First Lady Margaret Kenyatta visited the David Sheldrick Wildlife Trust (DSWT)on the 18th of June 2013 to meet the baby elephants that have been orphaned as a result of the ongoing slaughter of elephants across Kenya, making her the first Kenyan leader to publically take personal interest in the crisis facing Kenya's elephants.
At the current rate of poaching, it is estimated that Kenya's elephants will be gone from the wild within 10 years. She was accompanied by Cabinet Secretary, Ministry of Environment, Water and Natural Resources, Professor Judi Wakhungu and Dr. Paula Kahumbu, CEO of WildlifeDirect. WildlifeDirect has played a prominent role in raising awareness about the crisis in Kenya and has invited the First Lady to spearhead a national campaign HANDS OFF OUR ELEPHANTS to unite Kenyans of all walks of life and sectors of society to take personal responsibility towards protecting the worlds most fascinating species, Kenya's heritage and the country's economic future.
After feeding several of the hungry babies with bottles of milk, the First Lady heard their personal stories. She expressed great gratitude that the DSWT has invested so much in rescuing the babies and giving them such loving care to ensure that they could be returned to the wild. There are children in Kenya who have never seen a live elephant, and they may never have a chance to see an elephant if this crisis is not halted. We cannot let this happen said the First Lady when thanking Angela Sheldrick and the head Keeper Edwin Lusichi for their dedication and commitment to elephants. Kenya has lost 137 elephants since the start of the year, many more may have been killed and remain undetected. Professor Wakhungu reassured the team that every effort was being made by the Government. My office is in the final stages of creating a new law that will bring the poaching lords to justice, and crush the criminal cartels.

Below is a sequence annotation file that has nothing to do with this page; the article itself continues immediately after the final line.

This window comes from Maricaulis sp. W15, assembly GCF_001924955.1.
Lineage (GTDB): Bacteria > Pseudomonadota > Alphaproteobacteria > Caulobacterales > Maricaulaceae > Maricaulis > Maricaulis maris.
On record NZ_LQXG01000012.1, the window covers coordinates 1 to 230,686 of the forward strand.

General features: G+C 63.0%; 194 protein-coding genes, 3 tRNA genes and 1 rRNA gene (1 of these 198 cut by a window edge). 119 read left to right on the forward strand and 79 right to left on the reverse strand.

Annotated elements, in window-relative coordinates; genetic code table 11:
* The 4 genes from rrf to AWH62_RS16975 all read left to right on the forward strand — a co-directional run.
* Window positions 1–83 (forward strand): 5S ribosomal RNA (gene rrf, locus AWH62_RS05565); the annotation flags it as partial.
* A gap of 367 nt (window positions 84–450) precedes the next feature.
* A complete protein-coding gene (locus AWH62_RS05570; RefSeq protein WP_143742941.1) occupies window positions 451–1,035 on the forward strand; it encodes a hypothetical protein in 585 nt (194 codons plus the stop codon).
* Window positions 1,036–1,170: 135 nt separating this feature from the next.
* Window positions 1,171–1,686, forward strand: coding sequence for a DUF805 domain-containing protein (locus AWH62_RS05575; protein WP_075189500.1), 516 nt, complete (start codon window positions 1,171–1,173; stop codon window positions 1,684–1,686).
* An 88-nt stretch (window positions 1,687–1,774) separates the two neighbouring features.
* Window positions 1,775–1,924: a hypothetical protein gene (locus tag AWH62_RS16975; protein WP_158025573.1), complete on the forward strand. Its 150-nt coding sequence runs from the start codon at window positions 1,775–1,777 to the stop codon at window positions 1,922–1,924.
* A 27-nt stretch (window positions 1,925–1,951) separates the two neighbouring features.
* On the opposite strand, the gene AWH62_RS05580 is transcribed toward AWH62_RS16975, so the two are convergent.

Many people do not believe how serious this crisis is, having the First Lady speaking out about it will ensure that every Kenyan is aware and can support the government in crushing the criminal cartels that threaten our country. We are honoured that the First Lady has chosen to put her name on the HANDS OFF OUR ELEPHANTS campaign, and lead Kenyans in defending our heritage". The HANDS OFF OUR ELEPHANTS national campaign will be officially launched in July.
After interacting with the baby elephants for an hour, the First Lady chose to adopt one of them Tundani, a calf, who was estimated to be under a year old, that was found alone along the Tiva river in the Tsavo East National Park. There were no other elephants in the area suggesting that Tundani lost his mother and family as a result of poaching. Over 55 elephants have been poached in the Tsavo ecosystem since January 2013. On adopting Tundani the First Lady was handed a certificate and will receive monthly updates on her elephant and permission to visit him as often as she wants.